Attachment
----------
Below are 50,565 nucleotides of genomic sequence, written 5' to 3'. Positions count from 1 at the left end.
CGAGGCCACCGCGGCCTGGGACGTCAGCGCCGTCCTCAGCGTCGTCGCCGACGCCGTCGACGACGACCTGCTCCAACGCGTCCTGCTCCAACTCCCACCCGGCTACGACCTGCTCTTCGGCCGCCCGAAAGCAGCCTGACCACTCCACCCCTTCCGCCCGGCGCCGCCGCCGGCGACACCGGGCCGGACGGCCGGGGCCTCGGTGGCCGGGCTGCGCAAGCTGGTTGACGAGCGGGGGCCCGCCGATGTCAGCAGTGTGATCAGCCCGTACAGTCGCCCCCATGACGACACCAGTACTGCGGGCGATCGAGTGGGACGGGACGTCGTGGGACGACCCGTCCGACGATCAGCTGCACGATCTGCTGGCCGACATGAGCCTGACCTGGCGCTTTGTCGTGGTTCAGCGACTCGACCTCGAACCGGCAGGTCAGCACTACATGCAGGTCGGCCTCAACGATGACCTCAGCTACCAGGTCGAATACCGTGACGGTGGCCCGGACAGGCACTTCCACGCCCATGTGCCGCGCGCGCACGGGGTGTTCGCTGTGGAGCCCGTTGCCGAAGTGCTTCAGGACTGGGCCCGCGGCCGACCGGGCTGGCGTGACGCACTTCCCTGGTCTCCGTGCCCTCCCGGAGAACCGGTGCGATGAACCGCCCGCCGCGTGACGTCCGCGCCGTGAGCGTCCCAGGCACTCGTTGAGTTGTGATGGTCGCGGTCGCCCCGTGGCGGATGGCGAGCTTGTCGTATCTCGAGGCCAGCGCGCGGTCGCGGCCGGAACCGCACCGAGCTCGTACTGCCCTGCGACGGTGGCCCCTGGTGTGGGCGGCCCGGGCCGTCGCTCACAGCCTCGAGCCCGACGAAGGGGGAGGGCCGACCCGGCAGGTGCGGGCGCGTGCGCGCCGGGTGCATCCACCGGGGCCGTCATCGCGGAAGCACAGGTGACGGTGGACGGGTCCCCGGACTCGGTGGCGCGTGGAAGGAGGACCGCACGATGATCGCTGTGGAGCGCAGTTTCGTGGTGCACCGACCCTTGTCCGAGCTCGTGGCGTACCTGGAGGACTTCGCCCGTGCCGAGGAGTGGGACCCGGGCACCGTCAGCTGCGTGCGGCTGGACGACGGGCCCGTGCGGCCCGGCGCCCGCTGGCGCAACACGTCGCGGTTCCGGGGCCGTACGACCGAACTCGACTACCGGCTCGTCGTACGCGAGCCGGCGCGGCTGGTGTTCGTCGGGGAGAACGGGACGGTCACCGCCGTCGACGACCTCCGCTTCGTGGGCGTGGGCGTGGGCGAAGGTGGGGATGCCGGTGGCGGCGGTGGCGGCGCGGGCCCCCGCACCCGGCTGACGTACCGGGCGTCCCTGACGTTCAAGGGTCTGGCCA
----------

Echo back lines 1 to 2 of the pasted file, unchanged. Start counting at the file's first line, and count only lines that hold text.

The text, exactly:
Below are 50,565 nucleotides of genomic sequence, written 5' to 3'. Positions count from 1 at the left end.
CGAGGCCACCGCGGCCTGGGACGTCAGCGCCGTCCTCAGCGTCGTCGCCGACGCCGTCGACGACGACCTGCTCCAACGCGTCCTGCTCCAACTCCCACCCGGCTACGACCTGCTCTTCGGCCGCCCGAAAGCAGCCTGACCACTCCACCCCTTCCGCCCGGCGCCGCCGCCGGCGACACCGGGCCGGACGGCCGGGGCCTCGGTGGCCGGGCTGCGCAAGCTGGTTGACGAGCGGGGGCCCGCCGATGTCAGCAGTGTGATCAGCCCGTACAGTCGCCCCCATGACGACACCAGTACTGCGGGCGATCGAGTGGGACGGGACGTCGTGGGACGACCCGTCCGACGATCAGCTGCACGATCTGCTGGCCGACATGAGCCTGACCTGGCGCTTTGTCGTGGTTCAGCGACTCGACCTCGAACCGGCAGGTCAGCACTACATGCAGGTCGGCCTCAACGATGACCTCAGCTACCAGGTCGAATACCGTGACGGTGGCCCGGACAGGCACTTCCACGCCCATGTGCCGCGCGCGCACGGGGTGTTCGCTGTGGAGCCCGTTGCCGAAGTGCTTCAGGACTGGGCCCGCGGCCGACCGGGCTGGCGTGACGCACTTCCCTGGTCTCCGTGCCCTCCCGGAGAACCGGTGCGATGAACCGCCCGCCGCGTGACGTCCGCGCCGTGAGCGTCCCAGGCACTCGTTGAGTTGTGATGGTCGCGGTCGCCCCGTGGCGGATGGCGAGCTTGTCGTATCTCGAGGCCAGCGCGCGGTCGCGGCCGGAACCGCACCGAGCTCGTACTGCCCTGCGACGGTGGCCCCTGGTGTGGGCGGCCCGGGCCGTCGCTCACAGCCTCGAGCCCGACGAAGGGGGAGGGCCGACCCGGCAGGTGCGGGCGCGTGCGCGCCGGGTGCATCCACCGGGGCCGTCATCGCGGAAGCACAGGTGACGGTGGACGGGTCCCCGGACTCGGTGGCGCGTGGAAGGAGGACCGCACGATGATCGCTGTGGAGCGCAGTTTCGTGGTGCACCGACCCTTGTCCGAGCTCGTGGCGTACCTGGAGGACTTCGCCCGTGCCGAGGAGTGGGACCCGGGCACCGTCAGCTGCGTGCGGCTGGACGACGGGCCCGTGCGGCCCGGCGCCCGCTGGCGCAACACGTCGCGGTTCCGGGGCCGTACGACCGAACTCGACTACCGGCTCGTCGTACGCGAGCCGGCGCGGCTGGTGTTCGTCGGGGAGAACGGGACGGTCACCGCCGTCGACGACCTCCGCTTCGTGGGCGTGGGCGTGGGCGAAGGTGGGGATGCCGGTGGCGGCGGTGGCGGCGCGGGCCCCCGCACCCGGCTGACGTACCGGGCGTCCCTGACGTTCAAGGGTCTGGCCA